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The Peregrine Fund Notes From The Field
Jack of Cubs
Corinne Kendall — in East Africa Project    Share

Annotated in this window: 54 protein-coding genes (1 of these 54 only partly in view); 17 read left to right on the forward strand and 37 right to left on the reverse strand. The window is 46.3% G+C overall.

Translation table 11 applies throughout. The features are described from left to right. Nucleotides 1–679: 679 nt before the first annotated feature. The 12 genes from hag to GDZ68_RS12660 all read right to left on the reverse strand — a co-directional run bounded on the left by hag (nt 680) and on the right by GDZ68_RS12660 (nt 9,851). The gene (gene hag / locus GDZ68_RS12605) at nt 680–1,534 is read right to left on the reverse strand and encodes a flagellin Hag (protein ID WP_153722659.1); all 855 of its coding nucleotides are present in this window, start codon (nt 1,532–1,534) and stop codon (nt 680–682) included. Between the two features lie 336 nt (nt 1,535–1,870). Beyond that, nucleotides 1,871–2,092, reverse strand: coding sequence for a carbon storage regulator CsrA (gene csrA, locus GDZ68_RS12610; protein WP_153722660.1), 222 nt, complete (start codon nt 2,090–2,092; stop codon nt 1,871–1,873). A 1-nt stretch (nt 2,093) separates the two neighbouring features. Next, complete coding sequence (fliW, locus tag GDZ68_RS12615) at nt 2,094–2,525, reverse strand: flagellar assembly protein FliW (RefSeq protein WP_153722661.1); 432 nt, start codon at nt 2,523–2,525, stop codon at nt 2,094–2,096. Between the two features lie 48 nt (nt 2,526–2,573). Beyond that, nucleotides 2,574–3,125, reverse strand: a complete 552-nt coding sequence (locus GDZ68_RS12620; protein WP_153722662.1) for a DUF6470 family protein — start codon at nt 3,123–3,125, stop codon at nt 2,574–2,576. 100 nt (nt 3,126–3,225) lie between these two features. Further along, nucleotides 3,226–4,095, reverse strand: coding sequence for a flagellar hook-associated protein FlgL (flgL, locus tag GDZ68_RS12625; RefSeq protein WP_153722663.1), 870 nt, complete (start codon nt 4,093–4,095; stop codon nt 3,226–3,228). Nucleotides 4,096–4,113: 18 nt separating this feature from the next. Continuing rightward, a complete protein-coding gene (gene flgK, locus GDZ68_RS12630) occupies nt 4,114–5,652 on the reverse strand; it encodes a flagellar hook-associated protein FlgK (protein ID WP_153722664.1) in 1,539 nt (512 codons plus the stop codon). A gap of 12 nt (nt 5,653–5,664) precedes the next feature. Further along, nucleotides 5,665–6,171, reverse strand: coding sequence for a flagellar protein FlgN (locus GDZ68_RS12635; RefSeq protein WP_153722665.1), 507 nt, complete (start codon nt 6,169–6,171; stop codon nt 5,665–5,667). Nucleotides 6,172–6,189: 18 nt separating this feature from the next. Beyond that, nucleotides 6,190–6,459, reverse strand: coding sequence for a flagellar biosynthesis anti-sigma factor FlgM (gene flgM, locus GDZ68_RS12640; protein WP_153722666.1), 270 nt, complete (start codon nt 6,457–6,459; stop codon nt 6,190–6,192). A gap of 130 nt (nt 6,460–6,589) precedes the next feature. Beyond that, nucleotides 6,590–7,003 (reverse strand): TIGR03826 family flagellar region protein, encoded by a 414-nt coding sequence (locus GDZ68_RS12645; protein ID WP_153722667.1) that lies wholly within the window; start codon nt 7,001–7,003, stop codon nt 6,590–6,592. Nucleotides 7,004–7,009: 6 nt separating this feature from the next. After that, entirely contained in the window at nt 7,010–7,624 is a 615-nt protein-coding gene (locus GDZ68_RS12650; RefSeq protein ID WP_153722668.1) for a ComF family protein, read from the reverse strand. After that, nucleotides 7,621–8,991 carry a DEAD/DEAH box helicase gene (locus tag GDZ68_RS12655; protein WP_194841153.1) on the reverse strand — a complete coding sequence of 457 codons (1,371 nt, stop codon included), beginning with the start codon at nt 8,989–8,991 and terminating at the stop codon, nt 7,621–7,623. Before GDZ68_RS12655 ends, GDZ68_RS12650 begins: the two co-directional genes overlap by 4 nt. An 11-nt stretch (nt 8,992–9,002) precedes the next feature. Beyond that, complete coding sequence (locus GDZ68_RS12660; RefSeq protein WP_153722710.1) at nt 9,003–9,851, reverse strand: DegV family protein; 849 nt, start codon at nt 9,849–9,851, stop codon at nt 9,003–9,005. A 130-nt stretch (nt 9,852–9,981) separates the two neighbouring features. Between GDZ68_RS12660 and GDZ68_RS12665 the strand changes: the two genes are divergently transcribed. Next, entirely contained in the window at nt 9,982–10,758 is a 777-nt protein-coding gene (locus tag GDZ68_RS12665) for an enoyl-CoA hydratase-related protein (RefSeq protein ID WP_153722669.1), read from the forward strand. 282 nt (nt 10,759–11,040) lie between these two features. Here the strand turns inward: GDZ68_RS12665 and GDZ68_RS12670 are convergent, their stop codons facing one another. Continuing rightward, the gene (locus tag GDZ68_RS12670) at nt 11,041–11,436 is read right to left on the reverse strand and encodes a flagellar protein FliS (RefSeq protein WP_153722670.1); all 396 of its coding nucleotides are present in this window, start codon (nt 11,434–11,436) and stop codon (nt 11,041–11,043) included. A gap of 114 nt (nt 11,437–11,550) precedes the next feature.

Every lion pride seems to have at least five cubs and some have closer to ten. Cubs bring out the kitten in a lion with their playful antics. The cubs spend much of the day crouching behind clumps of grass so they can pounce on their siblings or being kicked by an unwilling mother as they attempt to suckle. Tourists stare in amazement as the cubs move from mother to mother trying to find a willing victim from whom they can get some attention or milk. When the pride makes a kill, the cubs find that they are not alone. As the adults lay down for a nap, the cubs chew on the remaining shoulder bone of a topi as scavengers gather. I watched as jackals tried to sneak up to the cubs only to find themselves chased by a lion only slightly bigger than themselves. Despite their small size, a lion cub could still give quite a whack and the jackals remain wary rushing in and away as the cubs come after them. The lioness paid no attention but for the cubs the chasing jackals appeared to be a fun game though they were cautious not to get too far from the pride.

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